At a depth of 5m. the water column effectively removes light from the upwelling signal at wavelengths longer than 600 nm, and greatly attenuates the upwelling signal at wavelengths shorter than 400 nm. Rayleigh scattering by the atmosphere increases the radiance at the shorter wavelengths, but does not detract from our ability to discriminate between scenes.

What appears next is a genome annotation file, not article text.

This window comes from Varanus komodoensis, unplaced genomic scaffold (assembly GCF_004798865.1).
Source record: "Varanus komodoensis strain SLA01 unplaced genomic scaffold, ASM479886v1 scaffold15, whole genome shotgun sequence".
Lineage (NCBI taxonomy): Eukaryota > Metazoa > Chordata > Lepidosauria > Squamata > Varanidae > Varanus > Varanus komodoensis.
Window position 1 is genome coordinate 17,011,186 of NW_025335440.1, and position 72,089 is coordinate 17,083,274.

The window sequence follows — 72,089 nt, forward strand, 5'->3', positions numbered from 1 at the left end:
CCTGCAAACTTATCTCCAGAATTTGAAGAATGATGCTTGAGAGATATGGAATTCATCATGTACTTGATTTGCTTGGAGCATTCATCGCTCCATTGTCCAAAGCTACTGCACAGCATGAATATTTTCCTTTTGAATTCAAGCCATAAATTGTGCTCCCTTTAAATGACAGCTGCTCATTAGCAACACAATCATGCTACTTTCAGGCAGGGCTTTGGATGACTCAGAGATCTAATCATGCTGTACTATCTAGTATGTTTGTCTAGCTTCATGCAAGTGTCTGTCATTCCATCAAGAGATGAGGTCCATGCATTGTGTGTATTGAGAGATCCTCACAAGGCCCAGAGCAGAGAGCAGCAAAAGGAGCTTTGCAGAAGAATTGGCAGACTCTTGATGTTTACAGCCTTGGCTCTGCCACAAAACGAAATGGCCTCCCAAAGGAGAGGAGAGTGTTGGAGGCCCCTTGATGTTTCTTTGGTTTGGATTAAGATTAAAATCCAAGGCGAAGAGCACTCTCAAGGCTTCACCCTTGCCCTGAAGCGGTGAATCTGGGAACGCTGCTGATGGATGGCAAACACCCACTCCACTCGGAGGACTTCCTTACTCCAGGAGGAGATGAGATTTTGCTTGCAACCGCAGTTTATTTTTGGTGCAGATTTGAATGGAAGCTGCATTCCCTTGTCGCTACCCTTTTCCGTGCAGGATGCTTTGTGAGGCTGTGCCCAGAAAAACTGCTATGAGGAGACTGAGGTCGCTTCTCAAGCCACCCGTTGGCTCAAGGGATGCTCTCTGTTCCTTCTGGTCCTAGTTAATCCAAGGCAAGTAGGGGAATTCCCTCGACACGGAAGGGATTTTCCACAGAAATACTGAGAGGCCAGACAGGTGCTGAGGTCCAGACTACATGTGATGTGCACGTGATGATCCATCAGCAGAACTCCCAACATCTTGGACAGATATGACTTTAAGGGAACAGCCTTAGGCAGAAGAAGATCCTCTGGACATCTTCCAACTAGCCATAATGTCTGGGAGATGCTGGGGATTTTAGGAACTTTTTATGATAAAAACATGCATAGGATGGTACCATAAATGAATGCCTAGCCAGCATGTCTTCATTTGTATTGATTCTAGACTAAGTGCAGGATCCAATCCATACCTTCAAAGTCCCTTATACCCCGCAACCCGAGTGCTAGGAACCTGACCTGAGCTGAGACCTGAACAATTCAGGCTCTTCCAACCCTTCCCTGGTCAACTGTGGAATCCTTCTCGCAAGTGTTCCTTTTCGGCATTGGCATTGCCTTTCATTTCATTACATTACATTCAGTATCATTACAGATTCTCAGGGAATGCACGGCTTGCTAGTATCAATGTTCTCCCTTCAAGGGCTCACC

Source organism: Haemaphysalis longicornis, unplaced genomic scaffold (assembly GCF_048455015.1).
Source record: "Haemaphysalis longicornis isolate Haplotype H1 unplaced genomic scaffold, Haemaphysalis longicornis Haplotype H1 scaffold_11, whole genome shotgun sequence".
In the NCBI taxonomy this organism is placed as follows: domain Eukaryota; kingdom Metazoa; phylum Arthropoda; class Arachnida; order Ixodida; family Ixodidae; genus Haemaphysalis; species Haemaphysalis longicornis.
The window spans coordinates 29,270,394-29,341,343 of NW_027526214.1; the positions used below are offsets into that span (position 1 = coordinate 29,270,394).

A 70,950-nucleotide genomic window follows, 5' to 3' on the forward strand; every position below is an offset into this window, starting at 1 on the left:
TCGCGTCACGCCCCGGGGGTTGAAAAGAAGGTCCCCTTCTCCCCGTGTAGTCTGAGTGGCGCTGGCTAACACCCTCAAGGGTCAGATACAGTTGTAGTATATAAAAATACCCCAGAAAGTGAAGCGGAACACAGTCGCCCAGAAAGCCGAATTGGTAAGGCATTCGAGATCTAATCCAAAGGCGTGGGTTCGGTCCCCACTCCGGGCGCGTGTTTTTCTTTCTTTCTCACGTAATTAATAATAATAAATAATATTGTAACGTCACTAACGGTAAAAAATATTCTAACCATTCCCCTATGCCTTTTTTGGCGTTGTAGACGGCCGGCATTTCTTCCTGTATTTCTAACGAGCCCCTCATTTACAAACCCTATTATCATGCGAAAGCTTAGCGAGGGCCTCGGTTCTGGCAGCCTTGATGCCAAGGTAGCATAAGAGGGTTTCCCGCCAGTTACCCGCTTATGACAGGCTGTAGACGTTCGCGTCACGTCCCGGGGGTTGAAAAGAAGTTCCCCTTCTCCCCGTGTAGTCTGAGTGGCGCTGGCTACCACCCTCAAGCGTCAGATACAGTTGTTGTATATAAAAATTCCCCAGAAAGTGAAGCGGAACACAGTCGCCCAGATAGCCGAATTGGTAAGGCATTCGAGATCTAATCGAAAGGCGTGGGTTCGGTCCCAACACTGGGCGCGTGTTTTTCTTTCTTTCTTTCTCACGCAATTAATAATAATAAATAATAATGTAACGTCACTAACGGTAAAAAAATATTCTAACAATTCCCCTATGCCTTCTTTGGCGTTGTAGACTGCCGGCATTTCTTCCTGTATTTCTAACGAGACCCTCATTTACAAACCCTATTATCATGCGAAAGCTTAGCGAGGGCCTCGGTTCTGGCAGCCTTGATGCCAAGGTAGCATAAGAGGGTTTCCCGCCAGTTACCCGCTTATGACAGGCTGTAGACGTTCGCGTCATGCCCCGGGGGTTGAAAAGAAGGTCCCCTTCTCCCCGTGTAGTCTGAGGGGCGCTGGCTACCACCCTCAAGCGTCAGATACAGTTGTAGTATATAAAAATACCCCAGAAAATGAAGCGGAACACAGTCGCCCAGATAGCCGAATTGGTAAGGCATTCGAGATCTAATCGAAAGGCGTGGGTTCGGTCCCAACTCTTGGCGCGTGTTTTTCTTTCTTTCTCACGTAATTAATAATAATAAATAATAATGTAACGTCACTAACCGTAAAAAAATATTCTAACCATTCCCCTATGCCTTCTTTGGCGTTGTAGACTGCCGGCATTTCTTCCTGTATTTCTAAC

To determine the best wavlength regions for discriminating between living coral and coralline algae with a satellite instrument, we examined the percentage difference between the top-of-atmosphere radiances over coralline algae and Montastraea cavernosa, as a function of wavelength and depth in the water column. If a suitable signal-to-noise ratio can be obtained in a satellite instrument operating with 10-meter pixel, resolution, it should be possible to distinguish between coral species.